Everyday

Everyday I ride my bicycle I get dangerously passed by careless people behind the wheel. I imagine this carelessness is like an addiction. Something one’s mind and body need’s to get by day in day out. Often, these passes are life threatening. Cars, Suvs, trucks all do it. Surprise! It’s something to feel a ton of steel brush up against my jacket or panniers. If you ride, you know exactly what I’m talking about. I know, I need to get a mirror and wear my helmet more often. I could die.

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6 thoughts on “Everyday

  1. I’ve found that riding an adult Trike earns me more road respect every single time- be it Delta style Recumbent or traditional Trike. That little experiment is quite telling. If the driver perceives you are out there to ruin his day by being slow, then he/she apparently feels justified in pushing. Apparently if the driver perceives you are out there just trying to get by because of being under privileged or alternately enabled or disabled, these same drivers give you space.

    Knowing this, it doesn’t always prevent me from stopping my 2 wheel cargo bike in the middle of the road in front of offending drivers with my chain or cable lock swinging in hand… or rapping on the drivers window, or yelling through open windows… -which is NOT useful for building respect!

    I have neighbors and friends who have lost limbs, or been killed on their bikes by thoughtless drivers, so I guess I’m over sensitive.

    Some techniques I have seen used that may be something to ponder.
    1. Controlled loss of control. The rider weaves in what appears to be somewhat unpredictable behavior. It gets attention, the driver doesn’t really know what to do so gives extra space. This technique is useful for traffic situations when the rider depends on cars seeing them and not passing them such as round-abouts, and some intersections and driveways where cars try to dart ahead of you to turn in front of you causing you to emergency brake.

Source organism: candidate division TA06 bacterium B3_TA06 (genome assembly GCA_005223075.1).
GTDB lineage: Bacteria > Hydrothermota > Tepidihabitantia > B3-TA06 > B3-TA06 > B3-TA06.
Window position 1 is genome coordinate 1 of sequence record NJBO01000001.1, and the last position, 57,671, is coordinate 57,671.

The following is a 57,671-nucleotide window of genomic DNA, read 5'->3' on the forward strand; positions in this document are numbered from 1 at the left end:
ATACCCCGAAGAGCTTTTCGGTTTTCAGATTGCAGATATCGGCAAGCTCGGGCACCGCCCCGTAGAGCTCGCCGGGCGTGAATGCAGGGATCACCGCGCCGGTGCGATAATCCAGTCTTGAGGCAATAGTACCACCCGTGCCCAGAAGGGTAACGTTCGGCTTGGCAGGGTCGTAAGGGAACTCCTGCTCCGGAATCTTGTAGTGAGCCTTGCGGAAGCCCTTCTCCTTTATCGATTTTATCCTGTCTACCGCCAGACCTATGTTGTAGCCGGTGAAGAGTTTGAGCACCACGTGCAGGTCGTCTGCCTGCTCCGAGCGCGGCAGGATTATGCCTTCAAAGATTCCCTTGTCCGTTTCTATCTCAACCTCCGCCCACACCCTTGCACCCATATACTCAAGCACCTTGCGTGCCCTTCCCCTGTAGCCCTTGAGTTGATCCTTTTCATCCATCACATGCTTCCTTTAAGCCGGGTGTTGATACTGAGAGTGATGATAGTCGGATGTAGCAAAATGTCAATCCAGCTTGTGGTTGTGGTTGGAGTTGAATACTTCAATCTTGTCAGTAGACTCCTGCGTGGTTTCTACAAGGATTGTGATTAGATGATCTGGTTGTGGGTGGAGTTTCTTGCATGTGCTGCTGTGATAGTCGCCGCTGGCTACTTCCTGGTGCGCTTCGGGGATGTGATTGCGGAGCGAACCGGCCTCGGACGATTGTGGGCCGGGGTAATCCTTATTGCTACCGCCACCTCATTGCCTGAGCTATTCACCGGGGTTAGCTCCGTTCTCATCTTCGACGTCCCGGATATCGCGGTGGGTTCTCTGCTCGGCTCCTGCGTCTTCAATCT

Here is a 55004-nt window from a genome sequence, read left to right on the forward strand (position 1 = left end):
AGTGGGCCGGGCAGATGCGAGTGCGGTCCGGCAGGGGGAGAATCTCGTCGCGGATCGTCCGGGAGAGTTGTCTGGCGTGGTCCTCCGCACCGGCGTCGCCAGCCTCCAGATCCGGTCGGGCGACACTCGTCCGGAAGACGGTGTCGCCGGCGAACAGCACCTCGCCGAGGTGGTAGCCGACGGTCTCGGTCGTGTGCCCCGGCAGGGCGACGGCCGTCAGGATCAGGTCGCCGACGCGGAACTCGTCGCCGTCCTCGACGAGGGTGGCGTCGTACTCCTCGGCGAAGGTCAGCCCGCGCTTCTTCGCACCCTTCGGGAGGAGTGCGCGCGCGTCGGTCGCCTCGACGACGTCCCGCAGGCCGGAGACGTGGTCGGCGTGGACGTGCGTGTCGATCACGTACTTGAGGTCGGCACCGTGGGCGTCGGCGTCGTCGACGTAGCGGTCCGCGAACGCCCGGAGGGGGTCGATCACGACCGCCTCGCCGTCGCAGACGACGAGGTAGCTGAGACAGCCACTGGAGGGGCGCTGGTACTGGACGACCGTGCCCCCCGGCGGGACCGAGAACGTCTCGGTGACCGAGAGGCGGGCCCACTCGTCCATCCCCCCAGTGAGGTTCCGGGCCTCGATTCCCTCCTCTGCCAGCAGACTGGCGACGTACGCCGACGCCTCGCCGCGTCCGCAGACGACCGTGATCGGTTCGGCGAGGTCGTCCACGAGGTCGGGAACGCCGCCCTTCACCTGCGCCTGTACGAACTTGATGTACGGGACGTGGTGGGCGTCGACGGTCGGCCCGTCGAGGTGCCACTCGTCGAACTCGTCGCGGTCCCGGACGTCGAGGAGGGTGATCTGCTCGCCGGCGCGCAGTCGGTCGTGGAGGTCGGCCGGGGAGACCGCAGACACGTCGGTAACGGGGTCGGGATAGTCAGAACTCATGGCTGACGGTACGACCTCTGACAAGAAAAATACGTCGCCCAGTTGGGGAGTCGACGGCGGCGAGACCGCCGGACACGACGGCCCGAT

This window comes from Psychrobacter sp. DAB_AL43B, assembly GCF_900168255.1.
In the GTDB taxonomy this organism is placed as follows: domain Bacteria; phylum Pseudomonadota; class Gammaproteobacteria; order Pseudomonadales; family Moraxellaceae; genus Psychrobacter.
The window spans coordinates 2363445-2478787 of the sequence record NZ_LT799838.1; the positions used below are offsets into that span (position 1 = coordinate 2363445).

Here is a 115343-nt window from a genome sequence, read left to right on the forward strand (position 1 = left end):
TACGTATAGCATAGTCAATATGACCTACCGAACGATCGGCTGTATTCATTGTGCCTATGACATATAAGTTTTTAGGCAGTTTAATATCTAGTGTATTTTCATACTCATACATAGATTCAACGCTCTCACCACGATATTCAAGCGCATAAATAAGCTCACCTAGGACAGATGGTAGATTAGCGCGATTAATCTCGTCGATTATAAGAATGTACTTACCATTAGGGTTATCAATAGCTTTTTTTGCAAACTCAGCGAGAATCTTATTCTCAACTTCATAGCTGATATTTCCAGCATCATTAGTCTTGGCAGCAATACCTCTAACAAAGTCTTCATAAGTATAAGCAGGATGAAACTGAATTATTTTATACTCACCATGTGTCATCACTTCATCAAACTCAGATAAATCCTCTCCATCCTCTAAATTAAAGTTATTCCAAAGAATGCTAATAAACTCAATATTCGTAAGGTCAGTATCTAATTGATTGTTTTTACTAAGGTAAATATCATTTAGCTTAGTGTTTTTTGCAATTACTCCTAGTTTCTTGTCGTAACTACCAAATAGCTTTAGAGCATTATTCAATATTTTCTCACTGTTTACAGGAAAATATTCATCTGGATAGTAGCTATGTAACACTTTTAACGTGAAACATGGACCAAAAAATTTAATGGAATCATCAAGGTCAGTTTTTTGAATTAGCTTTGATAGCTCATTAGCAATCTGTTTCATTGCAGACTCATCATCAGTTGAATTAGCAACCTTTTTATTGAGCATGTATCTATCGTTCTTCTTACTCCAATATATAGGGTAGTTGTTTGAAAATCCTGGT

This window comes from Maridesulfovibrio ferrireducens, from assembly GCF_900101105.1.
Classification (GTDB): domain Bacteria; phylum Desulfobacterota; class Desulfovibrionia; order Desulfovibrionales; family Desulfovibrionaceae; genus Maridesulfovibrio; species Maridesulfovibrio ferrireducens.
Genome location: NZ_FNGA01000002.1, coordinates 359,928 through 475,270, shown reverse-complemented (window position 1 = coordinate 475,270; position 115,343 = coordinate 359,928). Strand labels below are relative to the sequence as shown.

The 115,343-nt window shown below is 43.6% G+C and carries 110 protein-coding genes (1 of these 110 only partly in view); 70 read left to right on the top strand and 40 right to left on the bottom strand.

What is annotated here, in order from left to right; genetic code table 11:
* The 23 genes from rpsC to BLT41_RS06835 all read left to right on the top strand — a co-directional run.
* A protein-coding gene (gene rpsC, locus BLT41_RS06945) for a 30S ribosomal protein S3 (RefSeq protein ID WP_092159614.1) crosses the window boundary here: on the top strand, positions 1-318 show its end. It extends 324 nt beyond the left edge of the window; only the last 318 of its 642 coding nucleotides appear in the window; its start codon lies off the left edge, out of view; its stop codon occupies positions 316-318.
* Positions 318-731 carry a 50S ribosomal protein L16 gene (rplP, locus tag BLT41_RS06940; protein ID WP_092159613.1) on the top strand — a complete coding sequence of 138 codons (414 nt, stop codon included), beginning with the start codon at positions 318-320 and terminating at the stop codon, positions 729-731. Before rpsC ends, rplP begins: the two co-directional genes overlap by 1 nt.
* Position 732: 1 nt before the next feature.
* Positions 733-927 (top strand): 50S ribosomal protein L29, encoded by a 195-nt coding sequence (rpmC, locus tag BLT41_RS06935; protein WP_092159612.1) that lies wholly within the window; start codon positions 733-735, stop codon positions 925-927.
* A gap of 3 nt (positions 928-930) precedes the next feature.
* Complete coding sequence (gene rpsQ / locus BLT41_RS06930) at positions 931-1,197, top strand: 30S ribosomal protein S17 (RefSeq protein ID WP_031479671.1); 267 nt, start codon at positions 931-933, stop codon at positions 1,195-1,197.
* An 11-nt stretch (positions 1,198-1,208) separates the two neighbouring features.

2. Frequent eye contact. Mirror is okay to notify you of an approaching vehicle but habitually look over your shoulder at them as if you may be slightly out of control and about to snap over into the street in front of them.
    3. Anything that gives the driver the illusion that they are actually helping you out by being nice, because you really truly need just a little help.
    4. Pretend you are invisible. No one can see you –so you– must place yourself in situations that prevent you from being smashed.

    • May I suggest:
      1. Control the lane like the equal road user that you have the right to be, not acting like you have no business being on the road.
      2. Frequent eye contact is a must. However, a good shoulder check is done while maintaining a straight line. Practice it. Control the lane and you won’t have to worry about squeeze passes and getting buzzed. You can do shoulder checks when you want to change lanes and have merging traffic. Much less exhausting.
      3. It’s no illusion. Sharing the road requires cooperation, helping each other. Shed the “It’s us against them” mentality.
      4. Riding like you are invisible, taking on all the burden and stress of staying out of the way of every other road user is exhausting. You will fail at some point or be very miserable trying not to. Again, ride as an equal road user. Visibility is your friend.
      5. Visit CyclingSavvy.org and CommuteOrlando.com.

  2. The correct way to reduce the likelihood of close passes is to control the lane. If the lane is 14 feet wide or narrower, it is too narrow to share. You cannot be expected to ride on the gutter pan, road debris, broken pavement of the road edge or in the door zone, which will likely put you three to five feet in from the side of the road. Motorists are required to give you at least three feet of clearance to pass. Most vehicles are at least eight feet wide with side mirrors. So, ride in the traffic lane. If a few cars stack up behind you because of limited lane changing opportunities, pull off where it is safe and allow them to pass, control and release. You cannot anticipate every crazy motorist who doesn’t see you, so ride for visibility, not invisibility; bright, reflective clothing, lights and ride where you are seen, not on the edge. Go to CyclingSavvy.org for more.

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